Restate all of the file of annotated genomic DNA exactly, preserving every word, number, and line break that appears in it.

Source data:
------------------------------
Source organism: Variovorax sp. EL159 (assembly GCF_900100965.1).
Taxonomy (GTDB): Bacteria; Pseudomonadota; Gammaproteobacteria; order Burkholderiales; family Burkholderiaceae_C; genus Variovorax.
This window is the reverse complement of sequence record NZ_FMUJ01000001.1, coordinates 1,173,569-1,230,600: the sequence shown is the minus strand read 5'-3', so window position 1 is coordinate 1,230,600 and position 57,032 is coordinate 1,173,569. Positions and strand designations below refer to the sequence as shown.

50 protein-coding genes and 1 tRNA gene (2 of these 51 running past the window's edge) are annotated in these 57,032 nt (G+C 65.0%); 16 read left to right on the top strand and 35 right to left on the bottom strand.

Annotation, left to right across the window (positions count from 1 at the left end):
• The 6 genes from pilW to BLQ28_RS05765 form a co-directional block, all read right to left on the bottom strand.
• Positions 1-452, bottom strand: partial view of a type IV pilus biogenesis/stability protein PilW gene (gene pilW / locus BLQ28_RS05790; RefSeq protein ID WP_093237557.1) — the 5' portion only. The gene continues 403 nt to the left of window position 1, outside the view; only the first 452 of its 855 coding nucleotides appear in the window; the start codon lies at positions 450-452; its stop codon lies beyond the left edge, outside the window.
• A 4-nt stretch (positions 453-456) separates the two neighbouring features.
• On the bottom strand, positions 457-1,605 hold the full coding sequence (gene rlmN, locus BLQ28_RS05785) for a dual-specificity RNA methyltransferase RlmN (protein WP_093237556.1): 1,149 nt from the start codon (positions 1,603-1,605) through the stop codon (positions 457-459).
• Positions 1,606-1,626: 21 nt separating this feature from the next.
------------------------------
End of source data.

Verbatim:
Source organism: Variovorax sp. EL159 (assembly GCF_900100965.1).
Taxonomy (GTDB): Bacteria; Pseudomonadota; Gammaproteobacteria; order Burkholderiales; family Burkholderiaceae_C; genus Variovorax.
This window is the reverse complement of sequence record NZ_FMUJ01000001.1, coordinates 1,173,569-1,230,600: the sequence shown is the minus strand read 5'-3', so window position 1 is coordinate 1,230,600 and position 57,032 is coordinate 1,173,569. Positions and strand designations below refer to the sequence as shown.

50 protein-coding genes and 1 tRNA gene (2 of these 51 running past the window's edge) are annotated in these 57,032 nt (G+C 65.0%); 16 read left to right on the top strand and 35 right to left on the bottom strand.

Annotation, left to right across the window (positions count from 1 at the left end):
• The 6 genes from pilW to BLQ28_RS05765 form a co-directional block, all read right to left on the bottom strand.
• Positions 1-452, bottom strand: partial view of a type IV pilus biogenesis/stability protein PilW gene (gene pilW / locus BLQ28_RS05790; RefSeq protein ID WP_093237557.1) — the 5' portion only. The gene continues 403 nt to the left of window position 1, outside the view; only the first 452 of its 855 coding nucleotides appear in the window; the start codon lies at positions 450-452; its stop codon lies beyond the left edge, outside the window.
• A 4-nt stretch (positions 453-456) separates the two neighbouring features.
• On the bottom strand, positions 457-1,605 hold the full coding sequence (gene rlmN, locus BLQ28_RS05785) for a dual-specificity RNA methyltransferase RlmN (protein WP_093237556.1): 1,149 nt from the start codon (positions 1,603-1,605) through the stop codon (positions 457-459).
• Positions 1,606-1,626: 21 nt separating this feature from the next.